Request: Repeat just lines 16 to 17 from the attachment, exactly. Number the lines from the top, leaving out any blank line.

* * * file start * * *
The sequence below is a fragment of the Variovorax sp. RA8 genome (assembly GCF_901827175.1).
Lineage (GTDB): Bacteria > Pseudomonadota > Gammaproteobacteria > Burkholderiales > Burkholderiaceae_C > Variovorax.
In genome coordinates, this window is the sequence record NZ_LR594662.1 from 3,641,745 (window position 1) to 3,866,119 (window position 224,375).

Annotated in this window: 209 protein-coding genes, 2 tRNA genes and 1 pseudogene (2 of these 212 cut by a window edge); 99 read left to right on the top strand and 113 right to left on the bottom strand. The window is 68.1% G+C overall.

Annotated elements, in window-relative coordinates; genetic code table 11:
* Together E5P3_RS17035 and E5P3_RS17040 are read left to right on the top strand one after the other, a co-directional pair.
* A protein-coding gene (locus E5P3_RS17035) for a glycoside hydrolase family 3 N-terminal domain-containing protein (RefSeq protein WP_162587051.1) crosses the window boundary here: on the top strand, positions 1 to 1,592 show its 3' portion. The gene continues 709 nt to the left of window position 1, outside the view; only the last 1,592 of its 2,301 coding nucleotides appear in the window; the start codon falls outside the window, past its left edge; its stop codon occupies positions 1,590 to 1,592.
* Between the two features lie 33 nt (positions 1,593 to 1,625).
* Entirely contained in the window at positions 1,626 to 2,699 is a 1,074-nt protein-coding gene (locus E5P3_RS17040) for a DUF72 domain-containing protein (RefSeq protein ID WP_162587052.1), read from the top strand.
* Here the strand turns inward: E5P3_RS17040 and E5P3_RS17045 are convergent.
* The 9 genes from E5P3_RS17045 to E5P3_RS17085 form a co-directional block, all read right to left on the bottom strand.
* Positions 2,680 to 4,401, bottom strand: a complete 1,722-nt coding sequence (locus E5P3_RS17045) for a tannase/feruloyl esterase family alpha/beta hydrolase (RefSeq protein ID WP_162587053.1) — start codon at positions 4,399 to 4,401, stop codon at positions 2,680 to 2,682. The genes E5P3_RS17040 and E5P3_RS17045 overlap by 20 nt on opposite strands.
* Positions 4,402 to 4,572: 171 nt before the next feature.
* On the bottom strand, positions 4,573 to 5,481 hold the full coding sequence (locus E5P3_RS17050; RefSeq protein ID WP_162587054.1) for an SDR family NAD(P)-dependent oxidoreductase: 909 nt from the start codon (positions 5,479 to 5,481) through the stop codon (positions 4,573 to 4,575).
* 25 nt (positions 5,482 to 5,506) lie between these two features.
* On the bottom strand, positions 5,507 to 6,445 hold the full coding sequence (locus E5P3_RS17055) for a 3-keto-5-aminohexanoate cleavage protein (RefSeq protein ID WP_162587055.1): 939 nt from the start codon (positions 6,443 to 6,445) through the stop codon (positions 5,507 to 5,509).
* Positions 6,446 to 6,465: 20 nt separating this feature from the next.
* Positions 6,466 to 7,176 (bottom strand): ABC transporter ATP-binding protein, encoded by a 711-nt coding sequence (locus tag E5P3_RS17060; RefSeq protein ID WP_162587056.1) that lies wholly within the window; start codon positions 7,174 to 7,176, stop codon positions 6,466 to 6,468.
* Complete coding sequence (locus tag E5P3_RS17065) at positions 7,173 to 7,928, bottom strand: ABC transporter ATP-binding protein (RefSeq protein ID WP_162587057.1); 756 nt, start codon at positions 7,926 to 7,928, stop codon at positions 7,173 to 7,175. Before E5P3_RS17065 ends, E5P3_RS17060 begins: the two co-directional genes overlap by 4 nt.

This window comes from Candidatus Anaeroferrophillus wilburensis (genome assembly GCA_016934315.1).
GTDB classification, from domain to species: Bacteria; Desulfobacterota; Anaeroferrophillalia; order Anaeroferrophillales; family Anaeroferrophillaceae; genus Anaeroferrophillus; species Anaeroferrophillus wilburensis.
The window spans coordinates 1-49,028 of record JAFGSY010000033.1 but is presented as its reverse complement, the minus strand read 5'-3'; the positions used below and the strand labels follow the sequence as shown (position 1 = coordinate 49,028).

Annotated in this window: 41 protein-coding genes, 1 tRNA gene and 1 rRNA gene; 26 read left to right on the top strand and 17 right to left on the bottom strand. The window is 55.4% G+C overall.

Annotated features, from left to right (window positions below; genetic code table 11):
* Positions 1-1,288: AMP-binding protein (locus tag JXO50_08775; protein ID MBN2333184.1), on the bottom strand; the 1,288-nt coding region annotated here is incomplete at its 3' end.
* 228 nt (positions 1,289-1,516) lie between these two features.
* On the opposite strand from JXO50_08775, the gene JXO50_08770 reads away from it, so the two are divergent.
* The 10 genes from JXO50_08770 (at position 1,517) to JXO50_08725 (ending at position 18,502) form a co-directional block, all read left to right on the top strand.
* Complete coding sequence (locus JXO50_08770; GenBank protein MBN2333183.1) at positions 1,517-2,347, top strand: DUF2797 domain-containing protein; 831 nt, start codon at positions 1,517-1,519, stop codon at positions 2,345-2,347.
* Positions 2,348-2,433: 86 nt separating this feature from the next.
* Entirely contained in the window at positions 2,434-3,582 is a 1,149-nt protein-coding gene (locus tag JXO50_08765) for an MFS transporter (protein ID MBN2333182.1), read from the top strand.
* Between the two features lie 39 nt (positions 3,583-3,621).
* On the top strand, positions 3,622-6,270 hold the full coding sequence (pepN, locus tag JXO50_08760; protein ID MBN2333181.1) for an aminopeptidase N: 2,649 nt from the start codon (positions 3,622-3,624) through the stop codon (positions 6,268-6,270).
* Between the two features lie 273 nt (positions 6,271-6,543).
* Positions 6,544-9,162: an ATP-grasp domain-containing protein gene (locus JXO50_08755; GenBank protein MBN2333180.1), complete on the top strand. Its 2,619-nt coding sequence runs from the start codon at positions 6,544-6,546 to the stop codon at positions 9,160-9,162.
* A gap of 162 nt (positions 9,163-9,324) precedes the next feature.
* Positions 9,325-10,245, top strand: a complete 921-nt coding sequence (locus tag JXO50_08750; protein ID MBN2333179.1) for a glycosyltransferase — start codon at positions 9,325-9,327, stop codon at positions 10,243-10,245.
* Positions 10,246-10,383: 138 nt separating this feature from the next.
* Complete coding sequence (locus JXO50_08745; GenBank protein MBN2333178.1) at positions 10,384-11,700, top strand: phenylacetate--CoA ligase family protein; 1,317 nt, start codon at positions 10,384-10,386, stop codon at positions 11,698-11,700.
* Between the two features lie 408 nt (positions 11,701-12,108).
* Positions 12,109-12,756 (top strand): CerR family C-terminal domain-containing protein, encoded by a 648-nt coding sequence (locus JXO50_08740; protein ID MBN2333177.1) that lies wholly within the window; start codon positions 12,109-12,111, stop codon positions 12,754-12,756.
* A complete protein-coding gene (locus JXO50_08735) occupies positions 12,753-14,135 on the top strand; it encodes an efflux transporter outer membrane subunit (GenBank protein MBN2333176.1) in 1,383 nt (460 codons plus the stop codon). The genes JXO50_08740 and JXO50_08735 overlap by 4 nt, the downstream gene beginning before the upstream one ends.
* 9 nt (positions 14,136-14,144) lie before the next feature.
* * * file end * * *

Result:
* On the bottom strand, positions 5,507 to 6,445 hold the full coding sequence (locus E5P3_RS17055) for a 3-keto-5-aminohexanoate cleavage protein (RefSeq protein ID WP_162587055.1): 939 nt from the start codon (positions 6,443 to 6,445) through the stop codon (positions 5,507 to 5,509).
* Positions 6,446 to 6,465: 20 nt separating this feature from the next.